Remote Area Medical expanding reach with dental clinic

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KINGSPORT, Tenn. (AP) — Remote Area Medical is stepping up its efforts to meet a huge need for dental care in Appalachia with what could be the first of several mobile dental clinics.

The Rockford-based charity that recruits volunteers to provide free medical care to the needy often has to turn away dental patients.

The Kingsport Times-News reports ( a new mobile clinic inside a donated trailer will help with the overflow crowds at RAM events. It also is expected to hold separate dental events in the Tri-Cities region 12 to 15 times a year.

The clinic will be staffed by volunteers and provide primary care such as cleaning and fillings, offering referrals to patients with more complicated needs.

If the clinic is successful, RAM plans to duplicate it in other parts of Appalachia.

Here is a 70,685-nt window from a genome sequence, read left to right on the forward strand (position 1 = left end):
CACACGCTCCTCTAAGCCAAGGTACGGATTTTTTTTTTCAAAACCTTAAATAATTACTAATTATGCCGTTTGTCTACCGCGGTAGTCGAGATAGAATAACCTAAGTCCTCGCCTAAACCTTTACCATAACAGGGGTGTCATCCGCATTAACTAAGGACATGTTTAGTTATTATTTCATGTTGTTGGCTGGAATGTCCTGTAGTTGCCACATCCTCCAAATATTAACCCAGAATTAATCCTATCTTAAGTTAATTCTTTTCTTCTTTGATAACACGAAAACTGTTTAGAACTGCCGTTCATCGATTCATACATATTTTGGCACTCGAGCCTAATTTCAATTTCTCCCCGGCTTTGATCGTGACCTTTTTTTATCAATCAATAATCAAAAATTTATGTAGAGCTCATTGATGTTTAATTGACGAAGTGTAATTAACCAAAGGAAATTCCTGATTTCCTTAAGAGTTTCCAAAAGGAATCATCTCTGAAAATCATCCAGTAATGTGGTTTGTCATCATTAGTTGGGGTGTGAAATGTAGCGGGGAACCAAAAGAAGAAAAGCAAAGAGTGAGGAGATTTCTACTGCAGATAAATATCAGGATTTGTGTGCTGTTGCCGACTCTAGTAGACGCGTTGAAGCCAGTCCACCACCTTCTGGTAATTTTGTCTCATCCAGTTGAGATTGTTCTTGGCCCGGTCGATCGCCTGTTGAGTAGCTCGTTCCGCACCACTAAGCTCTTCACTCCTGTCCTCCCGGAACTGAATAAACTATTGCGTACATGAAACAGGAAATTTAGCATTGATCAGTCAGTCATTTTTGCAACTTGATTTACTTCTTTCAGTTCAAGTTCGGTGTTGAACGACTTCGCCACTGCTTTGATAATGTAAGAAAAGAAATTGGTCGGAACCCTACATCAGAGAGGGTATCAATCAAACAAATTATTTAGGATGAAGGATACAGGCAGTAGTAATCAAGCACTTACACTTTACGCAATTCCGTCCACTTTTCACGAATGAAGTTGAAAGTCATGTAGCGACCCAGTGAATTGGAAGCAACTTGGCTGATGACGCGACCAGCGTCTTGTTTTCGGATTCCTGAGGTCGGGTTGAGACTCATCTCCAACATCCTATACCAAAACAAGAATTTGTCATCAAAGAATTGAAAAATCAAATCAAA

Frank Waldo is one of the volunteers working on the project. He said the mobile clinic should take only about 30 minutes to set up rather than the many hours it takes to set up the temporary dental stations for a RAM event.

A typical three-day RAM event draws in thousands of people seeking care and 70 to 80 percent of those need dental care. Waldo said that at the last RAM event 75 dentists worked non-stop for three days. Although they were able to help about 3,000 people, they still had to turn some away.

Bruce Sites, project manager for the mobile dental clinic, said he hopes to have it up and running by early August. Although they have received several large donations, they still need another $100,000 to finish outfitting the 53-foot trailer with five dental stations and a sixth station that will be able to function for either dental care or eye exams.

Initially, the unit will serve Sullivan and Hawkins counties in Tennessee and Scott County, Va., although Sites said he would like to see it eventually used in other parts of upper northeastern Tennessee.

"If this works this will be the first unit of the RAM Appalachian Health Care initiative," Sites said. "RAM would duplicate this setup and move up the Appalachian chain to take care of the overwhelming need for dental care."


Information from: Kingsport Times-News,

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